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Libel - The Ongoing Libel Dilemma

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With the increasing complexity of libel law through the latter part of the twentieth century, some legal experts argued that libel law should be abolished. Justice Hugo Black stated in an interview in 1962 that he firmly believed the First Amendment intended to prohibit all libel or defamation laws. The Supreme Court had been inconsistent through the years in its findings concerning libel cases, and even had seen justices concurring on the same opinion but strongly disagreeing over the reasons for their finding. Difficulty was often experienced in determining if a person was a public figure, or what the truth may be behind essentially political opinions. In addition, studies indicated libel law complexities frequently led to jury confusion and courts ruling in favor of the alleged victims with minimal evidence their reputations had been damaged.

The meteoric rise of the electronic communications era through the 1990s only added further libel law concerns. When a libelous statement could reach millions of people around the world in an instant, after-the-fact punitive measures offered little protection. Claims were made that people's reputations were rarely protected by libel law, yet the press and others were left vulnerable to large and expensive lawsuits. Libel claims were the most common legal problems facing journalists with court decisions highly unpredictable. The threat of such lawsuits posed a "chilling effect" on publishers to print information they were not absolutely sure was true, especially for the smaller publishers with less cash reserves to sustain high court costs. Libel cases could labor along for years consuming a good deal of staff time and energy. Some contended that the press should enjoy full immunity from libel laws so as not to restrict debate over political issues. Without libel law, the public aided by the press, rather than the courts, would determine the accuracy of defamatory statements.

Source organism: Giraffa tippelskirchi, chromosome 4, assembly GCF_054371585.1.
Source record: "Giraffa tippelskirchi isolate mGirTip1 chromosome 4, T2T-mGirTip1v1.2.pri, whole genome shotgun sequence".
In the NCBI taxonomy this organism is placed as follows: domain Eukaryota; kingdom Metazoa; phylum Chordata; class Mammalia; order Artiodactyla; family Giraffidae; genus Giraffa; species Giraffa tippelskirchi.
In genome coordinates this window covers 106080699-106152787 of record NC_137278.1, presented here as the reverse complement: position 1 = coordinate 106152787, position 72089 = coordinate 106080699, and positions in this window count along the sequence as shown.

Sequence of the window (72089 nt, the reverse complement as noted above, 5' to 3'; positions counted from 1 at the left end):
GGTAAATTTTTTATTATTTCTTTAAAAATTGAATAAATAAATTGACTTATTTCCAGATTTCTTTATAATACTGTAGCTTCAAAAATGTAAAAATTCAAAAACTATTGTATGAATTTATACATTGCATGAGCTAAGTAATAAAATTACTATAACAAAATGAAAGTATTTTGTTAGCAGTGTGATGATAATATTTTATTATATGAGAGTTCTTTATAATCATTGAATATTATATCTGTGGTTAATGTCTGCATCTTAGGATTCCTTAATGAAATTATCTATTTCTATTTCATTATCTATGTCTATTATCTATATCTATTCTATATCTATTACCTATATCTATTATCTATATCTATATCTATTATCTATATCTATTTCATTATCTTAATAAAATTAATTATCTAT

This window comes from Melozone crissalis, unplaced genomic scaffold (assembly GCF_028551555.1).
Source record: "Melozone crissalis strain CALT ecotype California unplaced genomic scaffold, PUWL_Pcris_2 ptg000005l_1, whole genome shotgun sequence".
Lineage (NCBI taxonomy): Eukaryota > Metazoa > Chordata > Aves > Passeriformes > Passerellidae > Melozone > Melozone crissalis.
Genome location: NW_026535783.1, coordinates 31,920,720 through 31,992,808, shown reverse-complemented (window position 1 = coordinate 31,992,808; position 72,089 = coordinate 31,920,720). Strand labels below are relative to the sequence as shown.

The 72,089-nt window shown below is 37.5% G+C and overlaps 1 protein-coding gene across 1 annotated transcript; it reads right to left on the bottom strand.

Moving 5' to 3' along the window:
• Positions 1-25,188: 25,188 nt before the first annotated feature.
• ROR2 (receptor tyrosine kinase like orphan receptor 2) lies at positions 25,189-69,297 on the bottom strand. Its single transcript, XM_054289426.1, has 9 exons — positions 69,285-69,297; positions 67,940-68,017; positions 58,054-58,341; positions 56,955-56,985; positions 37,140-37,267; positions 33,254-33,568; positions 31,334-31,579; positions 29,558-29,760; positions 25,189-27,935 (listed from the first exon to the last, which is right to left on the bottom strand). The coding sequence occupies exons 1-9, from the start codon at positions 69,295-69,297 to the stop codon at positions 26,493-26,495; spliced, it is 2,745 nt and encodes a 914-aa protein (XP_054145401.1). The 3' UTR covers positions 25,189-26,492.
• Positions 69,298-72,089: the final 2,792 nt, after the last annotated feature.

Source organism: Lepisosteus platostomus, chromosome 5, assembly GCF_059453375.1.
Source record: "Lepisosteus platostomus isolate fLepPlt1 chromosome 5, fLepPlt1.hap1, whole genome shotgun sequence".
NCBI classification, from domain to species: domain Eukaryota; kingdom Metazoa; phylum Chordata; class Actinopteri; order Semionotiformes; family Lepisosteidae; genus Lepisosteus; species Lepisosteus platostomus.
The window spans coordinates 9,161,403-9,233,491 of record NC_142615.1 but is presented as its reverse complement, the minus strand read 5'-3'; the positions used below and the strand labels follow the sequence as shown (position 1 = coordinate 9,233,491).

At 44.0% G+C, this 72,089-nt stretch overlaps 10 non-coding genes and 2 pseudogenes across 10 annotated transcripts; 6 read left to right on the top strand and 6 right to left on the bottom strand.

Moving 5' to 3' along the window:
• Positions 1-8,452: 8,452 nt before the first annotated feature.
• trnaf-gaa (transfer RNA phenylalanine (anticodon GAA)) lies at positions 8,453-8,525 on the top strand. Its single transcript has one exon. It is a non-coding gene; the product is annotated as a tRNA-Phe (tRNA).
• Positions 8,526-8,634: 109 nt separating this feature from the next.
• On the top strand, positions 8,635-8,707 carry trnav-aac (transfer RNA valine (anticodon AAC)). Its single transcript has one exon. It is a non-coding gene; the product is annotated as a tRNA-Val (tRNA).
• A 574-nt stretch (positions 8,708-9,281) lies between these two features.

Libel law proponents still believed the ability of individuals to protect their reputation was basic to freedom and public order. However, libel law as it existed in the late twentieth century protected neither the media nor targeted individuals. Numerous reform proposals through the 1990s were offered but little progress was made. Some key proposals, such as the Uniform Defamation Act, eliminated monetary awards for damages in favor of more straightforward declaratory judgements by the court, called for formal retractions of defamatory statements if found guilty, removed the actual malice standards for public figures, and placed the responsibility on alleged victims for proving defamatory statements false with clear and convincing evidence. If the alleged victim could not prove the falseness of statements, then the individual would have to pay the legal expenses of those accused of libel within reason. Few states had adopted such laws by the late 1990s as the search for more effective ways of protecting reputations from unjust comments persisted.

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